Sideswipe: April 26: Welcome to New Gayland

Saw this sign just a couple of hundred metres from Auckland Airport. It was by the bushes along George Bolt Memorial Drive.  Photo / Supplied
Saw this sign just a couple of hundred metres from Auckland Airport. It was by the bushes along George Bolt Memorial Drive. Photo / Supplied

Harsh truth of poverty
Often our opinions about poverty are formed from little personal experience. This month a reader who was shocked to see a group at a food hall waiting for other diners to leave, then eating their leftovers, attracted both sympathetic responses and finger wagging. One reader wrote: "There is no need for this disgusting scrounging behaviour. If we lived in a country where we had no welfare I could understand it ... there ain't no poverty in this country only lazy sloths with bad attitudes to life." Coming late to the discussion, this reader responded with her story: "You don't know the welfare system then," she replied. "I am a hard worker and have always been, but a few years ago due to a marriage split from an abusive husband I had to get out quick and needed welfare assistance to feed my children. I had to wait for three weeks for my first payment as this was the stand-down period set by the government at that time. Food banks would give only two food parcels before they started asking why I couldn't budget my money well enough to feed my children, it was so embarrassing to have to explain to strangers that I had no money coming in to feed them because their dad, who was the main bread earner at the time, was removed from our home by court order for threatening to kill my children and myself. I had a part-time job, but not enough money to fill the petrol tank or to pay for a babysitter to mind the children while I went to my job. So don't judge these people. They could have no other option.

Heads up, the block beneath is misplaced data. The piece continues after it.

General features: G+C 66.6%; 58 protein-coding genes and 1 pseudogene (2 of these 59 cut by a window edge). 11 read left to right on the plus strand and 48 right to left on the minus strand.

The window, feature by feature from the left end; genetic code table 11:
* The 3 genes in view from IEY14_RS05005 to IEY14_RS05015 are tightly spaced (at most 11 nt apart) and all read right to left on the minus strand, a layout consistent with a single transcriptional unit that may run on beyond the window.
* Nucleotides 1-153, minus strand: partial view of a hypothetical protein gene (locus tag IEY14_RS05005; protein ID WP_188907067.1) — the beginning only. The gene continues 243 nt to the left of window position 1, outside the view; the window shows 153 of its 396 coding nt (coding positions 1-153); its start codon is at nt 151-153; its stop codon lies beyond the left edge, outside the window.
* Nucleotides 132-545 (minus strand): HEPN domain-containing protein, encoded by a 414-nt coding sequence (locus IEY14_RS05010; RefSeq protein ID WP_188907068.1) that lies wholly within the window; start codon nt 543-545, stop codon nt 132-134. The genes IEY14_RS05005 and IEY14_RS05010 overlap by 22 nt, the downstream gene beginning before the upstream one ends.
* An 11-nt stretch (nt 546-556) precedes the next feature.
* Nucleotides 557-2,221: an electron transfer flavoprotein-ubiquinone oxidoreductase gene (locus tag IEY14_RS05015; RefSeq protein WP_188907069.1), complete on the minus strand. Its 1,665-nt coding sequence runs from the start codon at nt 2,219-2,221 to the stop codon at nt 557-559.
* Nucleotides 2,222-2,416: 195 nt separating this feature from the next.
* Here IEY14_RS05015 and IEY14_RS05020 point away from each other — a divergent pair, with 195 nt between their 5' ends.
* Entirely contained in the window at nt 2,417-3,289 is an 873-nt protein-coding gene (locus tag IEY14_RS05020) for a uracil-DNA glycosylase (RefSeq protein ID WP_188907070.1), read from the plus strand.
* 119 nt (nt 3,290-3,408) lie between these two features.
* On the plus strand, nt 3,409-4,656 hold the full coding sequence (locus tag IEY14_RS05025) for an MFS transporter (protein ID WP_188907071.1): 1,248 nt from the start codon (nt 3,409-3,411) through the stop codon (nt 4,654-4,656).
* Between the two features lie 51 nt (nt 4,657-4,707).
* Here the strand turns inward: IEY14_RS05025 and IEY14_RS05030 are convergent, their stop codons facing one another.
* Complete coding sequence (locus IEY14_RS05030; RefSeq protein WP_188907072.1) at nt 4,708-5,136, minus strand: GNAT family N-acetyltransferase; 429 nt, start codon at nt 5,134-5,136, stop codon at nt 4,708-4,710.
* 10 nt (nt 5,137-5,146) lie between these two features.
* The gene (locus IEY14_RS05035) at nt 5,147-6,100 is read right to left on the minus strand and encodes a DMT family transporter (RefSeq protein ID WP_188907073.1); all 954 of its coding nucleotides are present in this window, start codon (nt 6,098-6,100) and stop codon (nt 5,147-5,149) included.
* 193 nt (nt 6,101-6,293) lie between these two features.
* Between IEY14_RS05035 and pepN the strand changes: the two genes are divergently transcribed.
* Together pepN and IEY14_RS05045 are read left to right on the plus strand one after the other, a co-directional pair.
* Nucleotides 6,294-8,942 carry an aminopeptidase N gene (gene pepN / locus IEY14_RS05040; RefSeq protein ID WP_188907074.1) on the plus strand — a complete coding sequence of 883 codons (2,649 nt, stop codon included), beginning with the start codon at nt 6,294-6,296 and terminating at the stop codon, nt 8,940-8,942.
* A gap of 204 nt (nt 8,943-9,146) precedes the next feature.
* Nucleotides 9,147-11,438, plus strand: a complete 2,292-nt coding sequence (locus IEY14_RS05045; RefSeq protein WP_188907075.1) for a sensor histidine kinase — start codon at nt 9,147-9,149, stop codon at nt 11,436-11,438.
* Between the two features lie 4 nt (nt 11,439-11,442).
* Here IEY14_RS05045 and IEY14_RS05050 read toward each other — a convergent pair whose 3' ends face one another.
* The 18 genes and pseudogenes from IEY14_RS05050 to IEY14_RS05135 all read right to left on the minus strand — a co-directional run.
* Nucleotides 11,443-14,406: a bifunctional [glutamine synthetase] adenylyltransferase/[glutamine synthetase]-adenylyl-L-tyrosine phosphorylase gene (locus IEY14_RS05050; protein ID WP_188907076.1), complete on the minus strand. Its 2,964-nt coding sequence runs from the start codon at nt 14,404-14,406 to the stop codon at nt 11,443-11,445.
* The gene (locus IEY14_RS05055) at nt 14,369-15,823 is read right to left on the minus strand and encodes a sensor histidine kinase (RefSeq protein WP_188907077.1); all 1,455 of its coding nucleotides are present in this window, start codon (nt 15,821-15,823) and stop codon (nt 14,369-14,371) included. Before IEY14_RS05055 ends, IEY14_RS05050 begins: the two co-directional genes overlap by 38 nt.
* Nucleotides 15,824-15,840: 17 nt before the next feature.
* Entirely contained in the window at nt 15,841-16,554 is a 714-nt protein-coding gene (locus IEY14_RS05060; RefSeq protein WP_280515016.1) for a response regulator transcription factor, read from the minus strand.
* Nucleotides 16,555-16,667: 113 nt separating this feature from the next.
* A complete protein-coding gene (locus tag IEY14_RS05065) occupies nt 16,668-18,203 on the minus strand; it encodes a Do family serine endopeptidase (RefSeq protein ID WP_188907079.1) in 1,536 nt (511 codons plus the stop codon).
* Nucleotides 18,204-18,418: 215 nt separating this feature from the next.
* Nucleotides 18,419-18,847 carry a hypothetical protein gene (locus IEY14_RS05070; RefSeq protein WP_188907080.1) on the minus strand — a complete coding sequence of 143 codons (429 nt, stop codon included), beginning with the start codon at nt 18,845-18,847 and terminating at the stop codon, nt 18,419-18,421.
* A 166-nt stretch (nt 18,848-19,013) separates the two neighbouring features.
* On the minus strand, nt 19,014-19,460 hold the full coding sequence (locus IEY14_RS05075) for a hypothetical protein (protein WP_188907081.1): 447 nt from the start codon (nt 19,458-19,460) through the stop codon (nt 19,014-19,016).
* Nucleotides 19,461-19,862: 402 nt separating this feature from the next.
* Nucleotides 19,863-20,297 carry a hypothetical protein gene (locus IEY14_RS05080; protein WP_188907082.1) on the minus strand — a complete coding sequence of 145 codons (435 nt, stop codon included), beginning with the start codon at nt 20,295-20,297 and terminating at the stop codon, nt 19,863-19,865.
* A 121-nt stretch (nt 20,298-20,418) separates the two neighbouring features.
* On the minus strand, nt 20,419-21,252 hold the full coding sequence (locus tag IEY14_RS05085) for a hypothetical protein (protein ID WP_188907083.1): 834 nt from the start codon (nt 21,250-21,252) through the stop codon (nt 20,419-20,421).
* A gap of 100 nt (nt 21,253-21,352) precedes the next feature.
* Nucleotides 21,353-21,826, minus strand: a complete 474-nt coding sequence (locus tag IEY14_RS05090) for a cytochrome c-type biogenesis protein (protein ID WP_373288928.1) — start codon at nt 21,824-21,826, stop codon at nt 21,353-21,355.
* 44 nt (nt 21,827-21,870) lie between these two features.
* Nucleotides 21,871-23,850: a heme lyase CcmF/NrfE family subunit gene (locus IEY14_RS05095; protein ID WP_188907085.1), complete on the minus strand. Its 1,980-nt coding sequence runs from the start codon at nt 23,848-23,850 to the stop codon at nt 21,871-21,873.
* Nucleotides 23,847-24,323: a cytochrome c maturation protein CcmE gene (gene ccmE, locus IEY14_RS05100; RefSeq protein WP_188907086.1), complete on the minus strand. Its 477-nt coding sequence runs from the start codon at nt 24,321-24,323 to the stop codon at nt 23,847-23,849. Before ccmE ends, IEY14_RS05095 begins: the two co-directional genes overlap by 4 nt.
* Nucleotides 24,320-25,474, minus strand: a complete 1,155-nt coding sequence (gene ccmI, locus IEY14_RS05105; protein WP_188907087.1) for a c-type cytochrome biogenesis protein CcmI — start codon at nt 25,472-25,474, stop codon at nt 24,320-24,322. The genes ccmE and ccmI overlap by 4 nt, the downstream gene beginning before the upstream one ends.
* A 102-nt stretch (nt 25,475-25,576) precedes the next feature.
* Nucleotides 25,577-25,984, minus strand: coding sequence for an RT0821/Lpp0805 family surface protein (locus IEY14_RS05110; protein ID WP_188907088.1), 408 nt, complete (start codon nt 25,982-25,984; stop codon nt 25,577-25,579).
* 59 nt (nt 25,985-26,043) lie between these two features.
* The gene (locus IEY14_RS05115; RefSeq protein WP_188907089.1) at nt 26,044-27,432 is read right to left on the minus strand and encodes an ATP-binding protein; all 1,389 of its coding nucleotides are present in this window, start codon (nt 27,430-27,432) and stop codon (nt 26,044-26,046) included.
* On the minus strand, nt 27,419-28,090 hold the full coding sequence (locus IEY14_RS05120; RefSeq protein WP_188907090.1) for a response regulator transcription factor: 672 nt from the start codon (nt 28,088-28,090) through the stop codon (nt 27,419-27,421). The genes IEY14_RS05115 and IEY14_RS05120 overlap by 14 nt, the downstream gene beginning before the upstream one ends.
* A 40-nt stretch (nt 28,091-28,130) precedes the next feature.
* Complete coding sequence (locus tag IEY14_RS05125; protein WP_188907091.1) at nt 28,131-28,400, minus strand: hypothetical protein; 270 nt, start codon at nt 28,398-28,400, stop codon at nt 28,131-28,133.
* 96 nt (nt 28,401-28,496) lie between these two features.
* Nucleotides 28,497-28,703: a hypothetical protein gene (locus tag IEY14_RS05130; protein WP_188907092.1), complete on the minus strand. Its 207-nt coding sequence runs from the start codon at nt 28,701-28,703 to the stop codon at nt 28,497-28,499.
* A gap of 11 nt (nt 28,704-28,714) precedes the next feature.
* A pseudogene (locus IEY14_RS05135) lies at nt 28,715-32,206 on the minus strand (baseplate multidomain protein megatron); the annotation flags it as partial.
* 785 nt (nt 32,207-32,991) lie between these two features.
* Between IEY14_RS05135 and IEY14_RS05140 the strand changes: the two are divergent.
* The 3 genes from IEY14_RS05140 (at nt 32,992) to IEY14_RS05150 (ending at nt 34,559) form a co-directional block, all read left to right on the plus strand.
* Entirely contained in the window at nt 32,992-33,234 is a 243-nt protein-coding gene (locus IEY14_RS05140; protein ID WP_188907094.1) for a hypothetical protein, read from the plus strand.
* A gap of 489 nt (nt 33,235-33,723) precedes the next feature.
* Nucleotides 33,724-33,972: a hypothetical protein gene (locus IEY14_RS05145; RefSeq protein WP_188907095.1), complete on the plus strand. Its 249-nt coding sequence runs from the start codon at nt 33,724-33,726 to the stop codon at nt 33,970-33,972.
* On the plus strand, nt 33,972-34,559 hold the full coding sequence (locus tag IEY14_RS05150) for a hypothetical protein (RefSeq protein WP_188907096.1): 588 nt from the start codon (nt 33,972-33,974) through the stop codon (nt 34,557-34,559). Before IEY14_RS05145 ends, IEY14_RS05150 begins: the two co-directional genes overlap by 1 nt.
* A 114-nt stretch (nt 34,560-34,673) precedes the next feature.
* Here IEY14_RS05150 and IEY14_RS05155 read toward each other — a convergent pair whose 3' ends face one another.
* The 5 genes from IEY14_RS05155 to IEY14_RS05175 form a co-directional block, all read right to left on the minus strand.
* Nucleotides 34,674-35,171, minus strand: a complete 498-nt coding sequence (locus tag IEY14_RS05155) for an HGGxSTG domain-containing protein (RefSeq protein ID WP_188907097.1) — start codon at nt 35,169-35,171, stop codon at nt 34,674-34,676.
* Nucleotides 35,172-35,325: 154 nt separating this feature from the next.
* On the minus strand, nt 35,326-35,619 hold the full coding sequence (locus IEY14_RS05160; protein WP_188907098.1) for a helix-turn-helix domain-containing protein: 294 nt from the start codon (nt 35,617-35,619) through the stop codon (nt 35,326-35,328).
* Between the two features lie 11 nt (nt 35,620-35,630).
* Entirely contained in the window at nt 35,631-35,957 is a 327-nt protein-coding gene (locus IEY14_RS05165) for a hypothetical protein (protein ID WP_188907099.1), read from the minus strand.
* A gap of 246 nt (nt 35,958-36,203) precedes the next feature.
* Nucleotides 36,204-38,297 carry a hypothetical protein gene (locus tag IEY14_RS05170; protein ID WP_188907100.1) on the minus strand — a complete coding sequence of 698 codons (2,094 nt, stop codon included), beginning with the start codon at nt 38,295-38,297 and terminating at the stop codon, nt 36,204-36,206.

If I had not had friends step in to help me I could have been doing the same."

Here is the news ... news is bad news
Acting, farming and news reporting rated as the worst jobs of 2013 in the US, because of low pay, high stress levels, poor career prospects and physical demands. Software engineering, financial planning, occupational therapy, and optometry were in the top 10, while dairy farming, acting, roofing and logging came bottom of the pile. A job as an actuary, which involves assessing risk probabilities often for insurance purposes, was considered the best job with an average income of US$91,211, and flexible work arrangements. News reporting, ranked 196 last year, was relegated to last place with a median salary of US$36,000, stressful work with deadlines, a high public profile and competition from social media and citizen journalists. (Source:

Picture this #1: Toilet humour. Ed writes: "Me and my mate Grant were leaving the ANZAC Day dawn service and walked past the 'Sensory Garden'. Looks like it would certainly get the sense going!"

Picture this #2: My Knitted Boyfriend...

Read this: Bike thief returns bike with an apology note...

Video: The new series of Masterchef Australia trots out every gender stereotype it could find for this ad...

Video: You do not need a pair of Trongs (chopsticks on steroids)...

Got a Sideswipe? Send your pictures, links and anecdotes to Ana at

- NZ Herald

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